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Scott's Last Expedition

Sunday, April 23rd 1911

Winter Quarters. The last day of the sun and a very glorious view of its golden light over the Barne Glacier. We could not see the sun itself on account of the Glacier, the fine ice cliffs of which were in deep shadow under the rosy rays.

Impression. – The long mild twilight which like a silver clasp unites to-day with yesterday; when morning and evening sit together hand in hand beneath the starless sky of midnight.

It blew hard last night and most of the young ice has gone as expected. Patches seem to be remaining south of the Glacier Tongue and the Island and off our own bay. In this very queer season it appears as though the final freezing is to be reached by gradual increments to the firmly established ice.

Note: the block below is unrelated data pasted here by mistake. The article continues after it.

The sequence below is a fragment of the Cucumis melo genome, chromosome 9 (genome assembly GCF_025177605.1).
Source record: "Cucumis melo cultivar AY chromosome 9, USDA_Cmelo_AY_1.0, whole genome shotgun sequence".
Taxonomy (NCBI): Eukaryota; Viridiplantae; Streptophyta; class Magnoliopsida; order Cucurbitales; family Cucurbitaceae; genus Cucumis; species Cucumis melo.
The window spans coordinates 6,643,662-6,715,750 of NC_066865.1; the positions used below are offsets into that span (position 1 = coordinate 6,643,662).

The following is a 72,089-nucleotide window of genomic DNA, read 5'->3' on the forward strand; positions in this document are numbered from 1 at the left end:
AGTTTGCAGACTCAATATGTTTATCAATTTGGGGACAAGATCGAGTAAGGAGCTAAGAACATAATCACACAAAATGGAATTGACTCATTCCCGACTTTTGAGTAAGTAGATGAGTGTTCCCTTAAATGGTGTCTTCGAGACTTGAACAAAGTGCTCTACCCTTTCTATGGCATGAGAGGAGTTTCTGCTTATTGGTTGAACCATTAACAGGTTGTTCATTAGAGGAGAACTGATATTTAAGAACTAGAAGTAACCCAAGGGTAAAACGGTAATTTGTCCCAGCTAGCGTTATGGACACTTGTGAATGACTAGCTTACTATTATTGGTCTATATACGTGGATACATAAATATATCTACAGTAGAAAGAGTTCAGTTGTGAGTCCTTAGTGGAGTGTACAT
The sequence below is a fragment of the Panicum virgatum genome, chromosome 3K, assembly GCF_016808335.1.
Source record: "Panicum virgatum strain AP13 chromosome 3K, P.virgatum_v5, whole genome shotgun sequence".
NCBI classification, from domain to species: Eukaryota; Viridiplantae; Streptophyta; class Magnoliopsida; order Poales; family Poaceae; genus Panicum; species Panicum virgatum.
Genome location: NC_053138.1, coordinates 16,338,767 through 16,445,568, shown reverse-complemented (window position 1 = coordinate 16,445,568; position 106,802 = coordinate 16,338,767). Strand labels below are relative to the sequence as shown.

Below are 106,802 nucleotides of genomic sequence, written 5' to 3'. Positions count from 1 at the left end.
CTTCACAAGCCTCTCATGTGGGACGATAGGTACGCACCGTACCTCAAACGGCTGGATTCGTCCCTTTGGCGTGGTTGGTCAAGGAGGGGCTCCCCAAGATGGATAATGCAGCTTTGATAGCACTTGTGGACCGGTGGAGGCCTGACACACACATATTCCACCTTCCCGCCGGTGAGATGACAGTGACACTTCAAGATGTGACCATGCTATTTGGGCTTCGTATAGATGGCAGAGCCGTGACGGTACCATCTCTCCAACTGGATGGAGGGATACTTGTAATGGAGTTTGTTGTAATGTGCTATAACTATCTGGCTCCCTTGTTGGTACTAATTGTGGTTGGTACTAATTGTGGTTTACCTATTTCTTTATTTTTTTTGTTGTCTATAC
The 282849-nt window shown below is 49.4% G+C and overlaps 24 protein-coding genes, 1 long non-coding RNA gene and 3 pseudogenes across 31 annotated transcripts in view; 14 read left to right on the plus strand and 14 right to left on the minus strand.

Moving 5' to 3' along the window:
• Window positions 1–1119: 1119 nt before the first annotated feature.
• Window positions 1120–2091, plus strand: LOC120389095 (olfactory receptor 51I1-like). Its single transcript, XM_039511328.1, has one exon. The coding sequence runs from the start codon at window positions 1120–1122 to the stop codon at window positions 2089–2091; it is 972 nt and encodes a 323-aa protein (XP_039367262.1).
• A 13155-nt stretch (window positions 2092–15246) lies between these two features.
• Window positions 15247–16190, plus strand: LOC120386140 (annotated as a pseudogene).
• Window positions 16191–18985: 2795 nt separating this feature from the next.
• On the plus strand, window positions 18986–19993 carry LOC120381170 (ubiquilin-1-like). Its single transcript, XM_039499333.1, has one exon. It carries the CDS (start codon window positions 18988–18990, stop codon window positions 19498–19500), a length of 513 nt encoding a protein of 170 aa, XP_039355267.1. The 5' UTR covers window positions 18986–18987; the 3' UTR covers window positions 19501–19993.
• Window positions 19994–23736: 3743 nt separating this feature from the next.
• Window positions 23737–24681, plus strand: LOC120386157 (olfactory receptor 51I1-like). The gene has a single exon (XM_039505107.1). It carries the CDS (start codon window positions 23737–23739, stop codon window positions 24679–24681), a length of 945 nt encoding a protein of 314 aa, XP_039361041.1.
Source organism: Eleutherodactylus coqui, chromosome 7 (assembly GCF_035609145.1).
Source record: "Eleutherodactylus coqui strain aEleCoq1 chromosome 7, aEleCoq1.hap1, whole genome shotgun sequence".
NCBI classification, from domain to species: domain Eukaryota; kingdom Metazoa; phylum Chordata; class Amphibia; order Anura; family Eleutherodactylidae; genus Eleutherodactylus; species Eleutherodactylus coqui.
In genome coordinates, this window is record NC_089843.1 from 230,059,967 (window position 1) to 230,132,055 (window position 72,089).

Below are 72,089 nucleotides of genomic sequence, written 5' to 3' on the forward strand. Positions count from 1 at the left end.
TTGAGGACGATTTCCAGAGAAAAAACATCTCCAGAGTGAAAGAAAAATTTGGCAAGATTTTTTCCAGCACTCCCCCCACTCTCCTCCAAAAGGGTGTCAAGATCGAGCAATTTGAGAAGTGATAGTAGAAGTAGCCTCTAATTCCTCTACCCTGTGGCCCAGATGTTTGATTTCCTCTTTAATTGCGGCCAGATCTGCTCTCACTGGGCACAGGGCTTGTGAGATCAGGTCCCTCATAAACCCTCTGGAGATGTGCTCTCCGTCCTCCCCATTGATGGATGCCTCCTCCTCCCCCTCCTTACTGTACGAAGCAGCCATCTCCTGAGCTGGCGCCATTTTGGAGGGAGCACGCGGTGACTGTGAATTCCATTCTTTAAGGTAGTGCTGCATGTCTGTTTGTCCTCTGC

Had Divine Service. Have only seven hymn-books, those brought on shore for our first Service being very stupidly taken back to the ship.
I begin to think we are too comfortable in the hut and hope it will not make us slack; but it is good to see everyone in such excellent spirits – so far not a rift in the social arrangements.

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